Objective randomness can only exist in a discrete universe like the one described by Quantum Mechanics. It turns out that Boltzmann's entropy formula was also based on the implicit assumption that a system can be approximated as being made of discrete cells.

Modern physics adheres to the Cosmological Principle that the average properties of the universe are the same everywhere and in every direction, the laws of nature are invariant under translations and rotations, i.e. the universe is "isotropic". Layzer turns it into the "Strong Cosmological Principle": there was nothing in the initial state that gives a position or a direction a preferred status. It follows from this principle that randomness is a property of the universe. "A complete description of the universe contains only statistical information", and the probabilities that figure in that "statistical information" simply reflect the absence of microscopic order (not our ignorance of the truth), and this absence of microscopic order is responsible for the decline of macroscopic order. Since all natural systems were formed with little or no microscopic order, macroscopic disorder must increase, as the second law of Thermodynamics states, but this is actually a historical consequence of the initial state.

All of this discussion follows from the assumption that the universe is discrete, not continuous (unlike what Newton and Einstein believed). Layzer shows that all the other "oddities" of Quantum Mechanics (e.g. Heisenberg's principle of uncertainty) are descendants of the discrete nature of its quantities.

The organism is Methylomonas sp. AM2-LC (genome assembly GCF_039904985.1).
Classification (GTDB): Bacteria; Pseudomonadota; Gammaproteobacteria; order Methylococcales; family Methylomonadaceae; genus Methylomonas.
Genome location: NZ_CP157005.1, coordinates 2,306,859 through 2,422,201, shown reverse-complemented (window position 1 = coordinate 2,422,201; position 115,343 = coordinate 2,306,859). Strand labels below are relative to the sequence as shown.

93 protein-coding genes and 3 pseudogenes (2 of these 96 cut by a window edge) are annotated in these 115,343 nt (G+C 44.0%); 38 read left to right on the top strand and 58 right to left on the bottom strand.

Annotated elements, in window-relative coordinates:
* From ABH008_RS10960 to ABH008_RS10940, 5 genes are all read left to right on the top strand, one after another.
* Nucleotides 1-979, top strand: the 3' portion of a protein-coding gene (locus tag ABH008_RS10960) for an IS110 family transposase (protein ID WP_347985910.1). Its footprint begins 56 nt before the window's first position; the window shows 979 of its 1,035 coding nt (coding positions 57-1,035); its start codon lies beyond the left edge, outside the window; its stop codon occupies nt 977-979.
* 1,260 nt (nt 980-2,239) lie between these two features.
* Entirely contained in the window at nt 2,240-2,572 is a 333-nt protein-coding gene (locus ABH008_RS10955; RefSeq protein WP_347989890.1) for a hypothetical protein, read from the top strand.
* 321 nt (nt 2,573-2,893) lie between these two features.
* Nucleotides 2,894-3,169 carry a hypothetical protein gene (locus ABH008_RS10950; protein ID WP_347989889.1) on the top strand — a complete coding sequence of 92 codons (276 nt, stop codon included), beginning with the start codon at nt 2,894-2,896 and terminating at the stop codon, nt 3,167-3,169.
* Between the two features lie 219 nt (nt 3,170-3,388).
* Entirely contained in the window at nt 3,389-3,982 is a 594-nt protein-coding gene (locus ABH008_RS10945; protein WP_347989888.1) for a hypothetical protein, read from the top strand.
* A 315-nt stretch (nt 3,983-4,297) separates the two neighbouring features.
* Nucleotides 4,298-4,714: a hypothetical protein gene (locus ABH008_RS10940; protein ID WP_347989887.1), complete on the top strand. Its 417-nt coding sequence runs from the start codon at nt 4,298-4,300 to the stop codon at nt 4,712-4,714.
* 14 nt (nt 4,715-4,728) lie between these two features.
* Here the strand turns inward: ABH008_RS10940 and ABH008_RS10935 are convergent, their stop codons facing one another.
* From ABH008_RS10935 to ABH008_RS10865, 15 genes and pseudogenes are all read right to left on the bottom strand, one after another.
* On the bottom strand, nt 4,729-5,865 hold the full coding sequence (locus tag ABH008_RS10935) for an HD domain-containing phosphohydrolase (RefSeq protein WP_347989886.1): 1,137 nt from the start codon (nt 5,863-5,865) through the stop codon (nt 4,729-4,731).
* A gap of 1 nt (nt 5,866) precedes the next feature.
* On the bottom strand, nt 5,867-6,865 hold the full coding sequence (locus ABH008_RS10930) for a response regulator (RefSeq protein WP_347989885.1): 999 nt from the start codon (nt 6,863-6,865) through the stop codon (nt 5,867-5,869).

At this point Layzer takes a detour into music, another discrete domain, and shows the relationship between musical harmony and Quantum Mechanics.

After a brief introduction to Quantum Mechanics, Layzer analyzes the consequences of his "Strong Cosmological Principle". First and foremost, it implies cosmological indeterminacy, i.e. that the more you know about the macrostate of the world the less you know about the microscopic states that cause it. Layzer shows that this indeterminacy is related to Heisenberg's principle of indeterminacy. In other words, knowledge of the macrostate does not include knowledge of its corresponding microstates. Einstein's interpretation of the probabilistic nature of Quantum Mechanics was similar: Quantum Mechanics is a statistical theory useful to describe sets of particles, but not individual objects. Likewise, Layzer believes that we can only describe statistical properties. Layzer, however, parts from Einstein in explaining the origin of this limitation: Einstein thought that it was simply due to our ignorance of the fundamental laws of nature, whereas Layzer thinks that it follows from the equivalence of all positions and all directions anywhere in the universe.

The immediate consequence is that macroscopic processes are irreversible despite the fact that microscopic processes are reversible (since the laws of Quantum Mechanics don't discriminate between the two directions of time).

In theory, as Clausius and Boltzmann realized, the universe should be doomed to decline towards states of decreasing order because natural processes generate more and more entropy. One would conclude that at the beginning the universe was more orderly than it is now. Layzer, however, points out that this is not necessarily true in an expanding universe: order is created by the cosmic expansion. If entropy in the environment increases more than the entropy of the system, then the system becomes more ordered in that environment. Entropy and order can both increase at the same time without violating the second law of thermodynamics. This phenomenon can be described as: if the expansion of a set of systems is so quick that a number of states which are occupied increases less rapidly than the number of states which are available (i.e., the phase space gets bigger), entropy and order can increase at the same time. Unlike Prigogine, Layzer does not need to assume that an energy flow from the environment of a system can cause a local decrease in entropy within the system. Entropy and order increase together because the realization of structure lags behind the expansion of phase space.